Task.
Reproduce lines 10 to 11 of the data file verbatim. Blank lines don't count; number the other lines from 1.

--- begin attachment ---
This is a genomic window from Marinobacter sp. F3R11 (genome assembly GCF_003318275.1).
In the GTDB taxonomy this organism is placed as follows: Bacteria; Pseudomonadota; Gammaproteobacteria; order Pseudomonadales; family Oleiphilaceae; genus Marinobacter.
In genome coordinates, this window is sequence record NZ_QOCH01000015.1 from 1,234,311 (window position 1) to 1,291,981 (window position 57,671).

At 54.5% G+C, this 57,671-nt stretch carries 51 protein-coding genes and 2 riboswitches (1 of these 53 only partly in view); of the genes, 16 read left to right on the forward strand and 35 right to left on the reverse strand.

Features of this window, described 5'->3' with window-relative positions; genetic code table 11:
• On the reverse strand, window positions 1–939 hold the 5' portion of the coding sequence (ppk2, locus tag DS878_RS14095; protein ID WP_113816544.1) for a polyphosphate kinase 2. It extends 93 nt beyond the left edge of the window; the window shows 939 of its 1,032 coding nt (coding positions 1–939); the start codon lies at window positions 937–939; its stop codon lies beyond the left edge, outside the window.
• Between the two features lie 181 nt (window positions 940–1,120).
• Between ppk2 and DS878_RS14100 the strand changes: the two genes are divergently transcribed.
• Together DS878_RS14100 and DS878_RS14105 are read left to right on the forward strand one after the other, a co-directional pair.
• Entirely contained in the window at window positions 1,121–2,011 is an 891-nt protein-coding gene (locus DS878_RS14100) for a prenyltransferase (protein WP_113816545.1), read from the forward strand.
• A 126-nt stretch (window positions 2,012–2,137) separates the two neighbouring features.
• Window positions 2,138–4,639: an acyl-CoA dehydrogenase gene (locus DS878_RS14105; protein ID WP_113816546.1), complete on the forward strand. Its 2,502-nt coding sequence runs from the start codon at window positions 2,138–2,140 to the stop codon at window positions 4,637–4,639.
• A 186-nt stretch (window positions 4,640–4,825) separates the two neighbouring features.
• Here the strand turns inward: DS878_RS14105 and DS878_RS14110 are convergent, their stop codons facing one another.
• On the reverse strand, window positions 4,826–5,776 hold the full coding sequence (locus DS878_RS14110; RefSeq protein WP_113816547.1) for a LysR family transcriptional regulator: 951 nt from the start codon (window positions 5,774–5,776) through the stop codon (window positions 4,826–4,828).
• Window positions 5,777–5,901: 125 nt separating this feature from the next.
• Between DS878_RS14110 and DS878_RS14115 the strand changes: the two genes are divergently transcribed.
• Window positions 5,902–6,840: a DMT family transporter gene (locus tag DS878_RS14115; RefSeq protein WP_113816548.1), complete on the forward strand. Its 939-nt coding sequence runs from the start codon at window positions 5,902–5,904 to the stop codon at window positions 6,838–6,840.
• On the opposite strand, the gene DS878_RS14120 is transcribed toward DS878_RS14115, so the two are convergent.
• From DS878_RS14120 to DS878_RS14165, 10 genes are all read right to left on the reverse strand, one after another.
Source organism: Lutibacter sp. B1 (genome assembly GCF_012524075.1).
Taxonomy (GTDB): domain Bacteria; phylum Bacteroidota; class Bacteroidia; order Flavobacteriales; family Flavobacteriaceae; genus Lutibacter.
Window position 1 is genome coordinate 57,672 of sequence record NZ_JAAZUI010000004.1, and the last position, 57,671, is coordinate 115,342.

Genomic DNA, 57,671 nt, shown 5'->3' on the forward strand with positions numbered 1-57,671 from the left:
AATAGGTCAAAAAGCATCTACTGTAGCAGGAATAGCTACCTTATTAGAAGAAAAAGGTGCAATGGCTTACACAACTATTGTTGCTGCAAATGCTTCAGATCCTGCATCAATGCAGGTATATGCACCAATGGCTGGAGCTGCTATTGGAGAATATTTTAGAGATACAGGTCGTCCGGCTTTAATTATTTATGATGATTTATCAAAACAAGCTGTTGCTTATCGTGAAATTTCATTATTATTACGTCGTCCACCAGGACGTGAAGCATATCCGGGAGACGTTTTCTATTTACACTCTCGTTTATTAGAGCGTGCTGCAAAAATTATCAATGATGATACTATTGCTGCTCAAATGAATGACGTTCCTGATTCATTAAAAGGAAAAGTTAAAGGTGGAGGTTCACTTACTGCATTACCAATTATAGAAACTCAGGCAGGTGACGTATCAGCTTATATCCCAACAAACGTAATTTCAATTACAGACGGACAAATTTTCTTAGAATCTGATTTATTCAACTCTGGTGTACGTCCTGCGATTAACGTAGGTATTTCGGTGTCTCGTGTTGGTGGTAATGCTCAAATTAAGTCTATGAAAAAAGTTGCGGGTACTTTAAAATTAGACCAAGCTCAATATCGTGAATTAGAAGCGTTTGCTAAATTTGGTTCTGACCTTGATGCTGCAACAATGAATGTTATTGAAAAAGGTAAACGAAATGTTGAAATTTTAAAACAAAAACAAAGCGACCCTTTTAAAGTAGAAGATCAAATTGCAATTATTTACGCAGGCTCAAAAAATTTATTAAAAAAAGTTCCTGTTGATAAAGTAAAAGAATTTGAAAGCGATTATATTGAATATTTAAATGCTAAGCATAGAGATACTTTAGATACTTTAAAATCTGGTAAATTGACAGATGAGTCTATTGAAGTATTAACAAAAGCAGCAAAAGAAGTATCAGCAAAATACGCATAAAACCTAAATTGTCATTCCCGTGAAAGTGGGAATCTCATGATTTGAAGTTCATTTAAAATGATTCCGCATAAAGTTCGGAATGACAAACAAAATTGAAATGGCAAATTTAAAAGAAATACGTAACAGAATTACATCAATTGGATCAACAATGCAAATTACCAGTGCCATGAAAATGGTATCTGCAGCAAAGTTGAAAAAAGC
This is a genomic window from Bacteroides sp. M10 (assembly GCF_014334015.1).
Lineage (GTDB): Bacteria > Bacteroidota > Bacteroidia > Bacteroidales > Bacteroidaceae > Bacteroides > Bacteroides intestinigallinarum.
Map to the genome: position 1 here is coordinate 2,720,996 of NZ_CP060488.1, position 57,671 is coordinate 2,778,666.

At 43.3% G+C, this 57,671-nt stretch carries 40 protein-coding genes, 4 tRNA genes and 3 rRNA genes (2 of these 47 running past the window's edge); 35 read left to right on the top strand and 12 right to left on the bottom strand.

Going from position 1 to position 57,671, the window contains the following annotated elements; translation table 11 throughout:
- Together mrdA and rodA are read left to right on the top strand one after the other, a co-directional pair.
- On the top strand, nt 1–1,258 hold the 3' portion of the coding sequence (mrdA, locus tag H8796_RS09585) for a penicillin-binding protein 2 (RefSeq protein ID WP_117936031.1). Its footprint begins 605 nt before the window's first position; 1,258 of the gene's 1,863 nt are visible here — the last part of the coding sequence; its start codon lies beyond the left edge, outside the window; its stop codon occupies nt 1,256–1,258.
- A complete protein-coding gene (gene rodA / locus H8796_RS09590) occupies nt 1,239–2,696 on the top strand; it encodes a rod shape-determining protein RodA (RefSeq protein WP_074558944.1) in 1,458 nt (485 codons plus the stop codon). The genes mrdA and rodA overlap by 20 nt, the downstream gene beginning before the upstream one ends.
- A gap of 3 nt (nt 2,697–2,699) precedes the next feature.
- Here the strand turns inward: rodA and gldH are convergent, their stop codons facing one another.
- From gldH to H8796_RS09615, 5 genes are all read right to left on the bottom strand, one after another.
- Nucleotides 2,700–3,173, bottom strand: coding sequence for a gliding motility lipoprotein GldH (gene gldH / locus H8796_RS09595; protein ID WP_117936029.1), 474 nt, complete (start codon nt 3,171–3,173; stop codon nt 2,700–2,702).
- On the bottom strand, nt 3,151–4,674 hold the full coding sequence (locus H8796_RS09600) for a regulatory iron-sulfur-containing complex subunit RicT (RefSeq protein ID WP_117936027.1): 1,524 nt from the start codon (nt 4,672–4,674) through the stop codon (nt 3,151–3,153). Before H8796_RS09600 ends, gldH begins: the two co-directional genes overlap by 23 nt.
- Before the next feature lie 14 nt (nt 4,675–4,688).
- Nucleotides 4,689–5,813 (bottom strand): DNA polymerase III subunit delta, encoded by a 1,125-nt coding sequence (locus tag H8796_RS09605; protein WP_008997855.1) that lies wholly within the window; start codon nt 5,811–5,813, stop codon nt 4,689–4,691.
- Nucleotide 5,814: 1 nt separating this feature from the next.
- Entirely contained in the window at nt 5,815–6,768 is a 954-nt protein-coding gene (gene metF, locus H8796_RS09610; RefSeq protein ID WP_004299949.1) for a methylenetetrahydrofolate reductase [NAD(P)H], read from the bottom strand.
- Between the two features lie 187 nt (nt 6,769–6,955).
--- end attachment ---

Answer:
• Entirely contained in the window at window positions 1,121–2,011 is an 891-nt protein-coding gene (locus DS878_RS14100) for a prenyltransferase (protein WP_113816545.1), read from the forward strand.
• A 126-nt stretch (window positions 2,012–2,137) separates the two neighbouring features.